@tehwalrus: void* is an "any-pointer" type. Pointers are all the same size, and you could cast them around, but it is better to document your intent via a good interface than try to simplify your code by doing (confusing) casts inside your implementation. –  Merlyn Morgan-Graham Oct 18 '10 at 17:51
    
I think obj** is clearer in this case, don't you? :) –  tehwalrus Oct 19 '10 at 15:03
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You have two arrays doesn't new_array[i] = array[i] do what you need.

  • Have you looked at realloc as a possible solution.
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+1, If the arrays are the same type, then this should always work. This assumes that you want to do a shallow copy of the pointers. If you want a deep copy (copy the underlying pools), you're going to have to do more than just assigning the pointers across. –  Merlyn Morgan-Graham Oct 16 '10 at 21:42
    
It's an array of obj however, not obj *. I don't think this is tehwalrus' intention. –  Jeff Mercado Oct 16 '10 at 21:45
    
@Jeff M yes it is an array of the structs but if he wants a shallow copy it should work. –  rerun Oct 16 '10 at 21:56
    
Ultimately the problem was that the arrays were not the correct type based on the description. What you have fixes that line but doesn't address the real problem. Jerry addressed it well I think with tehwalrus' actual intention in mind. –  Jeff Mercado Oct 16 '10 at 22:09
    
Thanks, it looks like realloc will yeild some further optimisations. tip of the hat! :) –  tehwalrus Oct 17 '10 at 10:00
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Just assign the values across. new_array[i] = array[i].

The problem you may be running into is that, for obj* to actually be an array of pointers, obj must itself be a pointer type:

typedef struct
{
  int value1;
} obj_pool;

typedef obj_pool* obj;

int main(int argc, char* argv[])
{
  obj_pool pool1;
  pool1.value1 = 5;
  obj array[] = { &pool1 };
  array[0]->value1 = 16;
  return 0;
}

Another problem you'll run into once you get this compiling is that sizeof(array) == sizeof(obj*). NUM_ELEM(array) will always return the same value. This means you'll have to pass a size_t array_size parameter to your function.

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BTW, I don't recommend you make this typedef =P I instead suggest that you use obj**, as is the common C parlance. See Jerry's answer. His diagrams are pretty nice. –  Merlyn Morgan-Graham Oct 16 '10 at 22:10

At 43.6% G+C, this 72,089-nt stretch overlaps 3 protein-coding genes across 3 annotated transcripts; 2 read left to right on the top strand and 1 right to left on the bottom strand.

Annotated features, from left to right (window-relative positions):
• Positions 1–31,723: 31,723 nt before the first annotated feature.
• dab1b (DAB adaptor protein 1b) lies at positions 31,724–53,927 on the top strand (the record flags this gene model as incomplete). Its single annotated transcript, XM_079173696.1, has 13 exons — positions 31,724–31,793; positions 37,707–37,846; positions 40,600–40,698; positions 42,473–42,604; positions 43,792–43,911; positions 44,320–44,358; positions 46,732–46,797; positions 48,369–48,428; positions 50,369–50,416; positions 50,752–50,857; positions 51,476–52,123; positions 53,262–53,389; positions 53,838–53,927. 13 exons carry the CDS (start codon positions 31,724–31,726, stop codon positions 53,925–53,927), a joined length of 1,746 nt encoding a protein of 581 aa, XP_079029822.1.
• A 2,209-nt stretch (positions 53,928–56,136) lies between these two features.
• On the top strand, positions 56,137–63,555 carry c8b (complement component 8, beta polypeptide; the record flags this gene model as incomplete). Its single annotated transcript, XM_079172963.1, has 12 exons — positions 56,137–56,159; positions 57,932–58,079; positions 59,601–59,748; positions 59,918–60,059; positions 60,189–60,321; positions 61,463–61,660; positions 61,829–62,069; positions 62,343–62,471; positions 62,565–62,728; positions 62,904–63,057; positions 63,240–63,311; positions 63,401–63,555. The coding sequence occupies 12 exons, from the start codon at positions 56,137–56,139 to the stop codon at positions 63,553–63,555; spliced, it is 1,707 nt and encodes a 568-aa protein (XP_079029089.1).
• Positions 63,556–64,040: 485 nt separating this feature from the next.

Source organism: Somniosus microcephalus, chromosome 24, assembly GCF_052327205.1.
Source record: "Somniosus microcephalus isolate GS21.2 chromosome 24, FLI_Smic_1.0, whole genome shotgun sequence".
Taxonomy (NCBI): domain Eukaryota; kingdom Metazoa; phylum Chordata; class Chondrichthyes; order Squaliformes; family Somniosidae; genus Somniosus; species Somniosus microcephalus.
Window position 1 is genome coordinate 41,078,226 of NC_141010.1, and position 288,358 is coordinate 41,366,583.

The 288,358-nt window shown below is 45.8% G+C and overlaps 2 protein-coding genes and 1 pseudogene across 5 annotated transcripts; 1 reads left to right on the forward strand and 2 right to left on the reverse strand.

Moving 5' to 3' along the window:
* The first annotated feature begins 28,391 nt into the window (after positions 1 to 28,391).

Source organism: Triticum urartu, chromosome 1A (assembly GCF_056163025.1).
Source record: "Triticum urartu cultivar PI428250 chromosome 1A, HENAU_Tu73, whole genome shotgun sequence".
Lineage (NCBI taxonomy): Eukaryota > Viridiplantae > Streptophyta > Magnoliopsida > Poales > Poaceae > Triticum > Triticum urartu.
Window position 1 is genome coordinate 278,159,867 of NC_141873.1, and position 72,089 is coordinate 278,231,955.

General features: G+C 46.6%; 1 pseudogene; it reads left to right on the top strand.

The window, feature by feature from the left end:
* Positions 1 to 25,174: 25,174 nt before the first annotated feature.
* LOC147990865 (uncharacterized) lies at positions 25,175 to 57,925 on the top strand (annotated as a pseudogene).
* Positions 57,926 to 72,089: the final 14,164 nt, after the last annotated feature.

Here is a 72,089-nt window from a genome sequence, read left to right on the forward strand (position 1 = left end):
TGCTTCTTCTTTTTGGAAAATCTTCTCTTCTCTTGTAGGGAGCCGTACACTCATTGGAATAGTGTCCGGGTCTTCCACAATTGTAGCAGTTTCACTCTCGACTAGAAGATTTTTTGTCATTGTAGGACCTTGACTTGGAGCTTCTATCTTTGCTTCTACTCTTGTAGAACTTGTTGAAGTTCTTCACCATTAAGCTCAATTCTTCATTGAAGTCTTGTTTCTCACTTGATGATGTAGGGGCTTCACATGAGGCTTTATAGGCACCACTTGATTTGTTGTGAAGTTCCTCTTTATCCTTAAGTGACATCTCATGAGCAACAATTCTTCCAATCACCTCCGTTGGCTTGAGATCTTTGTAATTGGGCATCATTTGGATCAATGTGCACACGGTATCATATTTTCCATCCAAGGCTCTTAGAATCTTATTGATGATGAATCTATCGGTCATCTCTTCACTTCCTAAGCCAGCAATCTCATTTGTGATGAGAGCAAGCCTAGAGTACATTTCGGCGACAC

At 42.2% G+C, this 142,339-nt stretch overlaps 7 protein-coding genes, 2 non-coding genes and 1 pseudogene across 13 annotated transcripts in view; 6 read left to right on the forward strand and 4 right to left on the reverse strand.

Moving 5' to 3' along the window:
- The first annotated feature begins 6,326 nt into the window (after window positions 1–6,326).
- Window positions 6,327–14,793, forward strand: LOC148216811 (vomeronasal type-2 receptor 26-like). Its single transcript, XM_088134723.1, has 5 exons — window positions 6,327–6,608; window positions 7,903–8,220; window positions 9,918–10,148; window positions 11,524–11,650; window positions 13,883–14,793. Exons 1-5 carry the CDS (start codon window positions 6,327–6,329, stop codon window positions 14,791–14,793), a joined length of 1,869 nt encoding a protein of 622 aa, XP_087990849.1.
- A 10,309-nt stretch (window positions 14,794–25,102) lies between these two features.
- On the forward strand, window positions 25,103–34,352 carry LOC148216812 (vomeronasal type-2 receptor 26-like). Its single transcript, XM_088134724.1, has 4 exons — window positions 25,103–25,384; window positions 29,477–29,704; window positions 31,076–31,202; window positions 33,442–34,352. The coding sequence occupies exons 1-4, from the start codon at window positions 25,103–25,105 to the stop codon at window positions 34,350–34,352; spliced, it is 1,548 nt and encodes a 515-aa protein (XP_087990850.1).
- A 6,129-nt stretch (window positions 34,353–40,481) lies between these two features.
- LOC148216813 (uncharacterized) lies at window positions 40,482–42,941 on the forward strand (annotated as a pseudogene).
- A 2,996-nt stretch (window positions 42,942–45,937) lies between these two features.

why will NUM_ELEM fail? (I just grabbed it off the web, and as I said I haven't tested it yet..) surely if obj* blah was allocated with malloc to be an array pointer, when you call sizeof it returns the amount of memory that was allocated, rather than the size of the pointer itself? if not I'm going to need to use a persistant varaible (static, in c?) to keep track of the array size, which is much messier code. –  tehwalrus Oct 17 '10 at 10:10
    
!! it would appear that you are correct, NUM_ELEM entirely fails to work. I'll have to keep track manually (grumble grumble). –  tehwalrus Oct 17 '10 at 12:04
    
@tehwalrus: Not my ideal link for this concept, but - stackoverflow.com/questions/1975128/…. Basically, an array decays to a pointer when it is passed to a function. Ways to deal with this are: 1. Pass both the array, and a size parameter. 2. Have a sentinel value in the array (e.g. the last element of the array must always be set to NULL, similar to null-terminated character arrays being used as strings). 3. Pass a pointer to the first element in the array, and a pointer to one-past-the-last element, and use current != end in your loops –  Merlyn Morgan-Graham Oct 17 '10 at 19:16
    
thanks, interesting point. I actually built a new struct obj_array containing a obj** "array" and an int "count"; and just have this method recieve the obj_array* and increment the count member at the end. If I can template/generecise it I'll pop it on the web somewhere, might also write a ruby script to generate "array" structs and methods based on a header file. we'll see how much time I have left at the end of the project! :) –  tehwalrus Oct 18 '10 at 9:53
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in your code elements of the array are not pointers on the structure, they are structure objects. elements of the this array obj** array are pointers on the structure obj.

#define NUM_ELEM(x) (sizeof (x) / sizeof (*(x)))

void add_to_obj_array(obj* new_obj, obj** array)
{
  int number_of_elements = 0;
  if (array != NULL)
  {
    number_of_elements = NUM_ELEM(array);
  }

  // expand array with one more item
  array = (obj**)realloc(array, (number_of_elements + 1) * sizeof(new_obj));

  if (array == NULL )
  {
    /* memory request refused :( */
    return;
  }

  // Put new item at the last place on the array
  array[number_of_elements] = new_obj;
}

So here we used matrix (pointer on pointers of the obj structure). When we add new element we simply expand existing array for one place and on that place we put new structure object. There is no need to return value because we operate on the pointers of the objects, and all change is done on actual objects, not on their copies.